I’ve been really interested lately in the ongoing debate between the so-called STEM (Science, Technology, Engineering, Mathematics) education plan, and it’s seeming alternative, STEAM (Science, Technology, Engineering, Arts, Mathematics). The general consensus behind both is that kids need a deeper education in these areas if they are going to compete in globalized world. (Or, you know, so they can be Not Sure in a Dwayne Elizondo Mountain Dew Herbert Camacho world*) On that incredibly superficial point, everyone seems to agree. Realistically, educators and education planners argue their respective sides on somewhat of an endless cycle, but kids are already in the system. As much as I wish I had that deeper education in those STEM areas, I also wish I had a more expansive one in the Arts.
Actor Tim Daly is most known for his work on television on the series’ Wings, Private Practice, and most recently, Madam Secretary, but he also advocates for arts education via the Creative Coalition, a 501(c)(3) public charity (née lobbying group) that regularly holds events and speaks to influencers about the pressing issues in the art and entertainment industry like arts education, but also First Amendment issues and public funding for the arts, among others.
Earlier this year, Daly gave a talk on “STEAM” at the Sandbox Summit, an ideas forum held annually at MIT. The video was released recently and provides an interesting look into his background as an arts advocate, the importance of STEAM education and how he became “radicalized” in support of this cause (and also why it might need to be STEM after all).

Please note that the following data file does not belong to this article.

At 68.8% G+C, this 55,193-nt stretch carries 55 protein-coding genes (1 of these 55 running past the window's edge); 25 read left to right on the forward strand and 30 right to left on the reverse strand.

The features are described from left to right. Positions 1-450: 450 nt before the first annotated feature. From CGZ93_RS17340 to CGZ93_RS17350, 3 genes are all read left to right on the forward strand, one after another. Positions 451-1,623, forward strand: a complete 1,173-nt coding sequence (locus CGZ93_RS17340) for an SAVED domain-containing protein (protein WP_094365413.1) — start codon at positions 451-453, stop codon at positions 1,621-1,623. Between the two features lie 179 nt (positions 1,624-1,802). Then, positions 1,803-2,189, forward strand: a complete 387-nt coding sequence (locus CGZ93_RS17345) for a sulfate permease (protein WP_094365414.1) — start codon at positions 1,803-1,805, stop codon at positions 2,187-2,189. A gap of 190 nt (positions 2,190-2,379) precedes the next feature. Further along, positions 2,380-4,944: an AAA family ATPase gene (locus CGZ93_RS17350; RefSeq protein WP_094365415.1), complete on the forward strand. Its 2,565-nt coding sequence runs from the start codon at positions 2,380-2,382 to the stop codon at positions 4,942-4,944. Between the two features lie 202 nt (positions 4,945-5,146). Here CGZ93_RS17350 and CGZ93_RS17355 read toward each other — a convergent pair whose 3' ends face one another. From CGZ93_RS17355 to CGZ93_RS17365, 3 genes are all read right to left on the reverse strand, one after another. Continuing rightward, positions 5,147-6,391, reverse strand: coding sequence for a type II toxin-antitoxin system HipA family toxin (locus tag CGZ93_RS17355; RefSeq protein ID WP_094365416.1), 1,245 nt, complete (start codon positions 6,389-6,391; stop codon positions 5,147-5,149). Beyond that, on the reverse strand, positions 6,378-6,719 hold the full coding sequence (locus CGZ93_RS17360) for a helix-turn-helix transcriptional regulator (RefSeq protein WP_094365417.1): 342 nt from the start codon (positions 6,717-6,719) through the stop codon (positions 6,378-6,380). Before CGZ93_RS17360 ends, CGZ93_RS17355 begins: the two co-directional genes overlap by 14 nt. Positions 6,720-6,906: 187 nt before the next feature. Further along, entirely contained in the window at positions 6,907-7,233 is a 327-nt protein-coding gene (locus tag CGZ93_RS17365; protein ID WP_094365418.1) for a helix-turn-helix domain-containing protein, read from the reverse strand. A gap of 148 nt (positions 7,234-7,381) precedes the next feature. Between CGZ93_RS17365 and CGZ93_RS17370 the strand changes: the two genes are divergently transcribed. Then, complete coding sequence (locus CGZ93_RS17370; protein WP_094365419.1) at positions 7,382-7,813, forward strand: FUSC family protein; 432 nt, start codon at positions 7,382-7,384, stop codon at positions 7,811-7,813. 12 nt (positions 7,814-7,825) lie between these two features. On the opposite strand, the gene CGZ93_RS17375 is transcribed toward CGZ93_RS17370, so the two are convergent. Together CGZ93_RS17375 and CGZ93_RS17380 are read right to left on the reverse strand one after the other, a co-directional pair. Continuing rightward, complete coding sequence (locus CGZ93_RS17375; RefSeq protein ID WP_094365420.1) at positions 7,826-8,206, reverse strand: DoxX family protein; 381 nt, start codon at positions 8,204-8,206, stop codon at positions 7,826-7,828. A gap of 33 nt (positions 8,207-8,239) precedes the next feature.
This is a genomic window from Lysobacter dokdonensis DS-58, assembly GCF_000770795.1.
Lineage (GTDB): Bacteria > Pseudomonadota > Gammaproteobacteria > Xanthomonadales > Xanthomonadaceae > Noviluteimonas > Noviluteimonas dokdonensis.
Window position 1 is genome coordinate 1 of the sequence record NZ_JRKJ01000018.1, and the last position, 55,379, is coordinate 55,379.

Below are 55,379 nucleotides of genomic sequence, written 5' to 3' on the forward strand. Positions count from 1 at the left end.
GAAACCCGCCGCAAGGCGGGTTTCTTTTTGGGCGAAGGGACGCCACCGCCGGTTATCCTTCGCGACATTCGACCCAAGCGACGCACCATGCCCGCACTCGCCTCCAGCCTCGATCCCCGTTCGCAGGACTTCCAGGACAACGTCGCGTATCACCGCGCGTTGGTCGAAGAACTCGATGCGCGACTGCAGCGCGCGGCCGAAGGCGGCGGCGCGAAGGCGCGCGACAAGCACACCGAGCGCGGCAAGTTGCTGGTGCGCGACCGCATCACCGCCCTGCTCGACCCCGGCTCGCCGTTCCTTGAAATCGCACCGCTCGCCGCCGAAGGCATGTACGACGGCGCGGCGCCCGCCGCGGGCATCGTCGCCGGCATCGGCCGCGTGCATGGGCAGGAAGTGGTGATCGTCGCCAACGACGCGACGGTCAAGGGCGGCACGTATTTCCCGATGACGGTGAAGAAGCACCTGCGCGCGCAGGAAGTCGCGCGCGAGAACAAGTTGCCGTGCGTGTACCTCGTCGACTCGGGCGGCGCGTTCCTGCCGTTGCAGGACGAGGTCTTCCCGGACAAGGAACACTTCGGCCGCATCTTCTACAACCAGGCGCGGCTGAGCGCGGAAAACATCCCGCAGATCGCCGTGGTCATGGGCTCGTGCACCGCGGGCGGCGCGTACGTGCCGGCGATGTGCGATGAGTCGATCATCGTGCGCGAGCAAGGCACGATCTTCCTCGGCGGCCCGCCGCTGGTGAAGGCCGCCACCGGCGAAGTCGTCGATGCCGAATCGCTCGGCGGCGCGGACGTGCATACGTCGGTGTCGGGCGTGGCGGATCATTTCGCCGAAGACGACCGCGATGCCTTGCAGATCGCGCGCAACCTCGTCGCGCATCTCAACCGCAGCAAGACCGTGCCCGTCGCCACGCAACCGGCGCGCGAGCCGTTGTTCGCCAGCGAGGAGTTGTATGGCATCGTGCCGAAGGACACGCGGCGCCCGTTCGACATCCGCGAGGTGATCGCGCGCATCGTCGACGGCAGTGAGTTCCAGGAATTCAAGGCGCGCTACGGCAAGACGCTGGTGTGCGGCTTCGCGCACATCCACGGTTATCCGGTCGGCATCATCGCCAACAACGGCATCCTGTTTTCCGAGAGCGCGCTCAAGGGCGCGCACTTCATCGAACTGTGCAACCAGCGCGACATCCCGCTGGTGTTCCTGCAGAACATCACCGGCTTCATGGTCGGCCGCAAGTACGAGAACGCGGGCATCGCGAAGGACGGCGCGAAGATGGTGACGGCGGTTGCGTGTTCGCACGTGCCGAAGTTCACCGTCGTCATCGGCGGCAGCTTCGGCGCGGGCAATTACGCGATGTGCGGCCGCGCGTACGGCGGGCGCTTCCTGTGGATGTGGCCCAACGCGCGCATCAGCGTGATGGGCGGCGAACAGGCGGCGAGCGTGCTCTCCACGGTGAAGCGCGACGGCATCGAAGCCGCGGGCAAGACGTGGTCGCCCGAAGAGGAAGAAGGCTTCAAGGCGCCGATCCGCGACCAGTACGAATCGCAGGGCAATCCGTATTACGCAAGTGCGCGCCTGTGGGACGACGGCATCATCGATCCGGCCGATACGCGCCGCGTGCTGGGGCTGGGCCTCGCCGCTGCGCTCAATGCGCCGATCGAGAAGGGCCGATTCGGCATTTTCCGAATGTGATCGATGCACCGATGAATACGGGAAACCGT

Here are a few points that connected with me:
“Creativity and imagination can be trained — or unleashed, rather — because we’re all born with it”
“The arts are the emissaries and custodians of our culture. The arts are the common language of our humanity.”
“Imagination is a muscle [and] arts is the gymnasium for the creative mind”
“Entertainment is the 2nd largest export in the United States of America, so at least it should be dealt with and talked about with the same amount of respect and gravitas as the automobile industry or the pharmaceutical industry, etc.”
“For every dollar the government spends on the National Endowment for the Arts, they are returned seven tax dollars.”
“The arts are a vaccine for the this social ill [of rate of high school drop-outs]”
“The arts are not something extra. They are not a luxury item. They are not dessert, they belong on the plate with the main course”
“We [artists] put what you [scientists] do into an emotional context. We make people feel something about what you do. And if we don’t feel, we miss out on the miraculous opportunity of our humanity”
“For small creatures such as we the vastness is bearable only through love.” – Carl Sagan
“I think that the arts are more important to teach than science and math. I think that the arts are the conveyance of all these other things.”
“There’s no wrong in the arts. There’s only discovery and creativity and imagination.”
I really liked this talk. I think we need more people advocating for arts since it’s seemingly first to go when cuts are needed, but is clearly a subject we care (whether we admit it or not) deeply about. Not to diminish the others, or even a broader education re-haul (although I can’t imagine any of the various groups agreeing on a way to achieve this), but as Daly said in the talk, maybe “arts do not belong on the plate with the main course, the arts are the plate. They are the thing that takes the meal around, right? And shares it with everyone else.” I dig the metaphor, and I think it’s an interesting way to think about arts education and the role it plays in creating facilitators of communication. If we have all this knowledge, and no way to communicate it, what is it good for?
* This is totally a reference to the 2006 movie Idiocracy, which is one of my favorites ever. It was a parody in 2006, but now…